My mother, Gladys Crowell, was born January 11, 1911 to Maritime farmers Frederick and Melissa.  She grew up with her sisters Laura, Mabel, Elvie, and younger sister Thelma, along with brothers Forest and Cecil, whom she idolized.  
Sitting with my mom on quiet evenings, as her crochet hook weaved intricate doilies, she often recounted the fun and mischief she and her siblings shared as children.  Forbidden to go to the frozen pond after dark, she and her brothers would climb out the dining room window, their blades slung over their shoulders, and head off to meet friends from the neighbouring farm.  Her handsome brother Forest entertained them with his graceful turns and manoeuvres. 
Watching televised skating competitions, a favourite pastime in later years, brought back memories of those cold wintry nights on the pond.  My mother often boasted that Forest skated as well as any professional.  Tragically, her brother died of diphtheria at the age of twenty-one.  A crushing loss for my mother.
I remember seeing a wedding photograph taken in the early thirties. A tall, broodingly handsome man with black wavy hair stood at my mother’s side. Demureness emanated from the tilt of her head, her chocolate eyes and dark lashes. It was the jaunty angle of the hat over her dark hair and the broad fox collar of her coat that suggested her sense of style and class. 
Within five years, she was the mother of three girls.  She often related the story to me. The baby had turned one year old the day her husband didn’t return home. Each time Mom rested her head on the pillow, she could hear the revving of a car engine.  Though there was only silence when she went to the door, the sound of the car returned when her head touched the pillow.  In her heart, she knew.  The next morning notification came of her husband’s fatal accident.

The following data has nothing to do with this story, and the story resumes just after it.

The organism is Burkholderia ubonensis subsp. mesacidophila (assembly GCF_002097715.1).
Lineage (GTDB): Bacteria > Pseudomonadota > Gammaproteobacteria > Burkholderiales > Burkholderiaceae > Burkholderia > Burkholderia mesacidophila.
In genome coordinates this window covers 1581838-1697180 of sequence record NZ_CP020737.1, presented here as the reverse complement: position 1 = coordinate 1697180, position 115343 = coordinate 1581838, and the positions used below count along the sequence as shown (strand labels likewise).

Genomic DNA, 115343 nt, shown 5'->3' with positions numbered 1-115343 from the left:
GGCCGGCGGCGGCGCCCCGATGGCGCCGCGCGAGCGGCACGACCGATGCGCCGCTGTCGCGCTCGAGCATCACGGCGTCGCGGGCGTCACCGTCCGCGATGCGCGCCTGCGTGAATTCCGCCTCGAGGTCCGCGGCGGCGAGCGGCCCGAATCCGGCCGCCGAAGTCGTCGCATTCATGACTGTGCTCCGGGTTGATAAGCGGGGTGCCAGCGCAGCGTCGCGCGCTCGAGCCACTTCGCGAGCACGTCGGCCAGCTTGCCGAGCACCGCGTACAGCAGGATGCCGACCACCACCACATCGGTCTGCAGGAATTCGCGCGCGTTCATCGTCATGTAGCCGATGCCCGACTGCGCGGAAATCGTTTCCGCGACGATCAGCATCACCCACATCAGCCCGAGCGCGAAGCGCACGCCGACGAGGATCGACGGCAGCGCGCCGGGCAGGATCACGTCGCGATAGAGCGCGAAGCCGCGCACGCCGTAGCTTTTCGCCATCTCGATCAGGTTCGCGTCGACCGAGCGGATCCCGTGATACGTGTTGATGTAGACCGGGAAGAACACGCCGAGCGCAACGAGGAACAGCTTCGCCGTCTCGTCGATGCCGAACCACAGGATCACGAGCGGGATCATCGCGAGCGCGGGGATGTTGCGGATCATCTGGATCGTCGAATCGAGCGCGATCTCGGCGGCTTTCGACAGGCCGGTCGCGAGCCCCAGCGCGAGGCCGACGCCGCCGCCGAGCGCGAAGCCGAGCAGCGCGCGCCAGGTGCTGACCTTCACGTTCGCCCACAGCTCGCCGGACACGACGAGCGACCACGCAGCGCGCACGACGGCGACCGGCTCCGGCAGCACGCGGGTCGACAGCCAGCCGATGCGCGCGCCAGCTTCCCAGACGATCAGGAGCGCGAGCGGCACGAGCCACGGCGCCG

Years later, when Mom was visiting her sister she met my Aunt Elvie’s military boyfriend – a blond, blue-eyed MP.  Mom reminisced that she was surprised when the officer appeared at her own door one evening.  He claimed he had dropped by to see her little girls, as he was very fond of children.  He suggested that perhaps he could read to them. It wasn’t long before the widow and her children looked forward to his evening visits.  The girls danced to the tune of his fiddle music and crowded onto his lap while he read stories. 
Decades later, my aunt was still ribbing my mother about stealing her boyfriend. Their marriage produced two children before moving from Nova Scotia to Ontario where an unanticipated arrival joined the family – that would be me, number six.  Mom celebrated her forty-first birthday less than a month later and became a grandmother six months after that.
I remember waiting at a bus stop when a woman mistook me as a grandchild.  My mother corrected her, and saved further embarrassment to the woman by telling her she had a grandchild almost the same age.
Mom began working at the local hospital when I was around two years old.  In addition to her part-time job, caring for the family and household, she took in boarders – as many as three at a time.  With a congenial personality and sometimes-zany sense of humour, she added levity to many grim situations.
It was probably the year before she took sick that I met a young co-worker of my mother’s from the Red Cross. She wanted me to know that the girls at work thought my mother was special and everyone looked up to her.
A woman who took pride in everything she did. Spirited and popular, with an envious sense of style, and a zest for life despite life’s hardships. 
My mom.